When people think of New York City, they don’t think of farmland. At least, not usually. The people over at farmingconcrete.org recently released the results of their survey into how much food was grown in New York City community gardens in 2010. The results are interesting: of the 494 community gardens included in the study, 67 produced food. The total area of the 494 community gardens is 93 acres, compared to 1.7 acres of food-producing garden space. To put that in perspective, Central Park is 843 acres.
So how much food does that 1.7 acres actually produce? Well, it turns out that in 2010, the 67 gardens grew a combined 88,000 pounds of produce, worth approximately $214,000. That’s no small figure, but when you take into account that New York City is made up of 154,000 acres of useable land, and that 8,902 of those acres are currently vacant, it becomes clear that the city’s food growing potential is very under-realized.
If even just ten acres total were dedicated to farming, we could produce 517,647 pounds of food every year. According to the U.S. Department of Agriculture, we should each consume about a pound and a half of produce each day; the yield from just ten acres worth of crops would produce 345,098 servings, or $1,258,823 worth of produce for the people of New York.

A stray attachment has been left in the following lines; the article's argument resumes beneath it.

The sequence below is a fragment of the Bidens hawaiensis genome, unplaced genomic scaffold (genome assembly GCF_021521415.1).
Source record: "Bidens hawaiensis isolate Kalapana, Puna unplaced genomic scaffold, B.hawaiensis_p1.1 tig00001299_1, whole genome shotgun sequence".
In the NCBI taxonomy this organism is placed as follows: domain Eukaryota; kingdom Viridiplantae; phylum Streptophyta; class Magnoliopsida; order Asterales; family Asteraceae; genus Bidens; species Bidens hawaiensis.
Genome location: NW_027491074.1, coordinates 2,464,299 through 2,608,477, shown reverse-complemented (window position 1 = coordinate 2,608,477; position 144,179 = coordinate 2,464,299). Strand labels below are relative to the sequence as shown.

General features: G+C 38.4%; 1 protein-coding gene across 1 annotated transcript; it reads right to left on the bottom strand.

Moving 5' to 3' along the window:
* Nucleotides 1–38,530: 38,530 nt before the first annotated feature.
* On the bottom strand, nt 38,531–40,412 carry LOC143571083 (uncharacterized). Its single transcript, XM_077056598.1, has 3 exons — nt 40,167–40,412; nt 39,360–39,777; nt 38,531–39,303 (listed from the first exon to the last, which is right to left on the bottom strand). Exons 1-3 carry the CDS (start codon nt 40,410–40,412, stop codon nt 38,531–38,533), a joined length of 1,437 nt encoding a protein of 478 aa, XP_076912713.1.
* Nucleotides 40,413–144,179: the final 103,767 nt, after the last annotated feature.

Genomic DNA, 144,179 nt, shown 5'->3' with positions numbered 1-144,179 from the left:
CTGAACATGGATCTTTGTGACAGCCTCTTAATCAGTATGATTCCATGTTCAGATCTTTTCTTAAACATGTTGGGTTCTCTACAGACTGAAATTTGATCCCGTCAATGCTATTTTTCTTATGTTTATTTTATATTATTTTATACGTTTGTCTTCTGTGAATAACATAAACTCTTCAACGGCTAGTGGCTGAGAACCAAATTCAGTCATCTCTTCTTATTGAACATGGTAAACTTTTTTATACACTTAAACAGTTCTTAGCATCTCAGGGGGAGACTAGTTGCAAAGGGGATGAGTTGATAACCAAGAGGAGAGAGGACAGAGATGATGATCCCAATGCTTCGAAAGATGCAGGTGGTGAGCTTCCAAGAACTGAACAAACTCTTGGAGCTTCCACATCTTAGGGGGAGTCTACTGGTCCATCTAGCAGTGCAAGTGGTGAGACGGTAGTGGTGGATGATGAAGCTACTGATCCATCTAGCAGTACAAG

596 Acres, a group whose project was recently funded on our site, concerns itself with making it known that there are 596 acres of vacant public land in Brooklyn. If those 596 acres were dedicated to growing produce for the people of New York City, they would yield over 30 million pounds of food, valued at $75 million. Producing that amount of food and the revenue generated from growing and selling that much food could do a lot for the people of New York, and would require less area than Central Park.
If you grow food, in a community garden or otherwise, good for you! If you don’t, there are a lot of ways to start: look for your nearest community garden here, find out more about the vacant land in Brooklyn here, or check out these tips for apartment gardening.